Barleywine or barley wine is a style of strong ale originating in England. A barley wine typically reaches an alcohol strength of 8% to 12% by volume and is brewed from specific gravities as high as 1.120. It is called a barley wine because it can be as strong as wine; but since it is made from grain rather than fruit, it is, in fact, a beer. Most barley wines range in color from amber to deep reddish-browns. All are rich and full-flavoured. [wikipedia]

Belgian Strong Pale Ale
Strong pale ales are ales made predominantly with pale malts and have an alcohol strength that may start around 5%, though typically starts a bit higher at 7% or 8% by volume and may go up to 12%, though brewers have been pushing the alcohol strength higher. [wikipedia]

Blonde Ale
Blonde ales are very pale in color. The term “Blonde” for pale beers is popular in Europe – particularly in France, Belgium and the UK, though the beers may not have much in common, other than color. Blondes tend to be clear, crisp, and dry, with low-to-medium bitterness and aroma from hops, and some sweetness from malt. Fruitiness from esters may be perceived. A lighter body from higher carbonation may be noticed. In the United Kingdom, golden or summer ales were developed in the late 20th century by breweries to compete with the pale lager market. A typical golden ale has an appearance and profile similar to that of a pale lager. Malt character is subdued and the hop profile ranges from spicy to citrus; common hops include Styrian Golding and Cascade. Alcohol is in the 4% to 5% abv range. [wikipedia]

Double India Pale Ale (DIPA)
Double India Pale Ales are a strong, very hoppy variant of IPAs that typically have alcohol content above 7% by volume. The style is thought to have started near San Diego, California in 1994. [wikipedia]

Developed in the 19th century at the Trappist monastery in Westmalle, Dubbel was later imitated by other breweries, Trappist and secular, Belgian and worldwide, leading to the emergence of a style. Dubbels are now understood to be a fairly strong (6% to 8% abv) brown ale, with understated bitterness, fairly heavy body, and a pronounced fruitiness and cereal character. [wikipedia]

India Pale Ale (IPA)
India Pale Ale or IPA is a style of pale ale developed in England for export to India. IPA has a long history in the USA with many breweries producing a version of the style. American IPAs are brewed with a single hop variety or a blend of varieties including Cascade, Centennial, Columbus, Chinook, Simcoe, Amarillo, Tomahawk, Warrior, and Nugget. This is in contrast to the Fuggles, Golding, and Bullion hops of British styles. [wikipedia]

Red Ale
Red ale, Irish red ale, or Irish ale is a name used by brewers in Ireland. There is some dispute as to whether Irish Red Ale is a genuine style or the same as English keg Bitter. In the USA, the name can describe a darker amber ale or a “red” beer that is a lager with caramel coloring. [wikipedia]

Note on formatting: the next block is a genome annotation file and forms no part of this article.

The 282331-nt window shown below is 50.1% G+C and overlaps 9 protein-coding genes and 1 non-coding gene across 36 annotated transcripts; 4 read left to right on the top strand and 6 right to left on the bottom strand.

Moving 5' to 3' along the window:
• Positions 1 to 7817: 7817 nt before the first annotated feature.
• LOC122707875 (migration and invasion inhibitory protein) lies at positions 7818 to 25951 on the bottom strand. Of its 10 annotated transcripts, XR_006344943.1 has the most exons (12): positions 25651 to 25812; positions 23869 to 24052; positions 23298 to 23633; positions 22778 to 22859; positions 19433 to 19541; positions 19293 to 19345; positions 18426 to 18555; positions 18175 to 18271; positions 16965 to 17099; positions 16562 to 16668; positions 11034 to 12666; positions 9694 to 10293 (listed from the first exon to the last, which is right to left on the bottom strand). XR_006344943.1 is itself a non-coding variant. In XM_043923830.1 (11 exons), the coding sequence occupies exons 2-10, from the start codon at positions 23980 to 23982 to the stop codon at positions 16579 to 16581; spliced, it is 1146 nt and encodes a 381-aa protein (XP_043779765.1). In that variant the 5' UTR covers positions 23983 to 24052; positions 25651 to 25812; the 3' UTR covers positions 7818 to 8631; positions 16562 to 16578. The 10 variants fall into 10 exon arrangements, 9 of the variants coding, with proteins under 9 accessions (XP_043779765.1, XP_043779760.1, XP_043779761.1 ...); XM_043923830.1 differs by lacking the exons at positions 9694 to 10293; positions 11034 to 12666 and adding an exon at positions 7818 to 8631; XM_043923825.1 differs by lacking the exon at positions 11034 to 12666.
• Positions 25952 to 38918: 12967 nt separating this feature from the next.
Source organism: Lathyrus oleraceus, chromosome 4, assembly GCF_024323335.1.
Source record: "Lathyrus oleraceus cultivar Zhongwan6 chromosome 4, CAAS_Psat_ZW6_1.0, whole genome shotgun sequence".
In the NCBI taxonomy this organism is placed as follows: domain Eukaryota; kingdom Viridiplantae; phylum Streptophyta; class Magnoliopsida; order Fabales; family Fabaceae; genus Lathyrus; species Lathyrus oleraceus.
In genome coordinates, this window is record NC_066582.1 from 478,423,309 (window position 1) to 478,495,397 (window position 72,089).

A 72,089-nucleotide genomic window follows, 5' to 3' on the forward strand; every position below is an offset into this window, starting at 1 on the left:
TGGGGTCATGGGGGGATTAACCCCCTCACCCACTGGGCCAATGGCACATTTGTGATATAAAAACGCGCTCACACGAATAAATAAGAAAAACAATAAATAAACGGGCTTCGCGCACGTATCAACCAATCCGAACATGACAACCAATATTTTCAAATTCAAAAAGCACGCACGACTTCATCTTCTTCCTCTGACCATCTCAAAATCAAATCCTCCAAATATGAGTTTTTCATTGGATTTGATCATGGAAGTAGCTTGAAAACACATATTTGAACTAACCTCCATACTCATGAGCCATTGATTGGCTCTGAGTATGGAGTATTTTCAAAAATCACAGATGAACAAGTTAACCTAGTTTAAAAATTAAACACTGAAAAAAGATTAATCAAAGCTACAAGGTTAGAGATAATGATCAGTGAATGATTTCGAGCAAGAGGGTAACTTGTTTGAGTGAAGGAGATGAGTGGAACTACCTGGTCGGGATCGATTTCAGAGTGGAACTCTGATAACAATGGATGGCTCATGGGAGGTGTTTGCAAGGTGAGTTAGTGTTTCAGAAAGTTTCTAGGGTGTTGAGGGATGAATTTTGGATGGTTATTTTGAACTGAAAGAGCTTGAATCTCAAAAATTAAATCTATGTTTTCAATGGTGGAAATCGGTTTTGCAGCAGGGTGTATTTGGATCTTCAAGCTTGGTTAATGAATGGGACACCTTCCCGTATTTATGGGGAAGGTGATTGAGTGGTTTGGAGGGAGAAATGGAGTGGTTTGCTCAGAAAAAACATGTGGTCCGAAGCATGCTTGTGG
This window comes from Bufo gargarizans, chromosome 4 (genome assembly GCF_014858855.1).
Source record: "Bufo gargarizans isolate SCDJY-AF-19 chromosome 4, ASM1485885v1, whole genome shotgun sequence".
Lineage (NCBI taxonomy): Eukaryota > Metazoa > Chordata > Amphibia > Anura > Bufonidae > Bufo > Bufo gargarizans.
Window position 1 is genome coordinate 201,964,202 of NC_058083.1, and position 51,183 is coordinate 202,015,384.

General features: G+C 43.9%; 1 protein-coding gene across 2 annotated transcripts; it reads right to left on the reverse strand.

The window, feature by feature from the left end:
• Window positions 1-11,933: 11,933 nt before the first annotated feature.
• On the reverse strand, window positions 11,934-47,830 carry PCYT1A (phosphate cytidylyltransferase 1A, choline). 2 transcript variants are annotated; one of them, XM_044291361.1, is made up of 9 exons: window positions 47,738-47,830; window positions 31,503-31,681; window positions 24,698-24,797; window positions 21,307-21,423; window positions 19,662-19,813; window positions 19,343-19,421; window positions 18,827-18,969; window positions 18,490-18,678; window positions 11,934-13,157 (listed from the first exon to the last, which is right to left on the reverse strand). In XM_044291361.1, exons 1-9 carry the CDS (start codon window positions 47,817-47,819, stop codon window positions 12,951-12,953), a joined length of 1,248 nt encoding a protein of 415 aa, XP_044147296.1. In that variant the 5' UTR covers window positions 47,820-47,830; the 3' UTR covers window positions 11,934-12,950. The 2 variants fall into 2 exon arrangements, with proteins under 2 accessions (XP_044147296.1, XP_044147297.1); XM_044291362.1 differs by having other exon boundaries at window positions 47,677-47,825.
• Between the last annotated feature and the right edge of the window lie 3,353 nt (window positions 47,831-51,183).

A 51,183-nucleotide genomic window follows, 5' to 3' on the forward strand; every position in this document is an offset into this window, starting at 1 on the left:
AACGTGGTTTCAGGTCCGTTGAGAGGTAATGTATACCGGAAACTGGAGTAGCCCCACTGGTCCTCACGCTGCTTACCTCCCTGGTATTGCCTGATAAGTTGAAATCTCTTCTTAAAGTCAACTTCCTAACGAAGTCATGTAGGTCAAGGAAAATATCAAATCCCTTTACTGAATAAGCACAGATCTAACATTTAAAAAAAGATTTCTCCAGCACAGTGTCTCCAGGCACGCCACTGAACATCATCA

Saison (French for “season”) is the name originally given to low-alcohol pale ales brewed seasonally in farmhouses in Wallonia, the French-speaking region of Belgium, for farm workers during harvest season. Modern-day saisons are also brewed in other countries, particularly the USA, and are generally bottle conditioned, with an average range of 5% to 8% abv, though saisons at the more traditional 3.5% strength can still be found. The type of malt determines the color of the saison, and although most saisons are of a cloudy golden color as result of the grist being mostly pale and/or pilsner malt, the use of darker malts results in some saisons being reddish-amber. Some recipes also use wheat. Spices such as orange zest, coriander, and ginger may be used. [wikipedia]

Tripel is a term used by brewers mainly in the Low Countries, some other European countries, and the USA to describe a strong pale ale, loosely in the style of Westmalle Tripel. The origin of the term is unknown, though the main theory is that it indicates strength in some way. It was used in 1956 by the Trappist brewery, Westmalle, to rename the strongest beer in their range, though both the term Tripel and the style of beer associated with the name (strong pale ale), were in existence before 1956. The style of Westmalle’s Tripel and the name was widely copied by the breweries of Belgium. The term spread to the USA and other countries, and is applied by a range of secular brewers to a strong pale ale in the style of Westmalle Tripel. [wikipedia]

Weissbier (German for “white beer”), also known as Weizenbier (“wheat beer”), is a Bavarian specialty beer in which a significant proportion of malted barley is replaced with malted wheat. Weizenbock is a wheat beer made in the bock style originating in Germany. Weizenstarkbier (“strong wheat beer”), commonly referred to as weizenbock, is a dark wheat variety made with darker, more highly-kilned malts (both wheat and barley). The weizenbocks typically have a much higher alcohol content than their lighter cousins. [wikipedia]

Witbier, white beer, or simply witte is a barley/wheat, top-fermented beer brewed mainly in Belgium and the Netherlands. It gets its name due to suspended yeast and wheat proteins which cause the beer to look hazy, or white, when cold. Witbier differs from other varieties of wheat beer in the use of gruit, a blend of spices and other plants. Nowadays the gruit consists mainly of coriander, orange, bitter orange, and hops, and the taste is therefore only slightly hoppy. Their alcohol strength is about 5% to 6% abv, and these beers can be quite refreshing, especially during the warm summer months. White beers also have a moderate light grain sweetness from the wheat used. [wikipedia]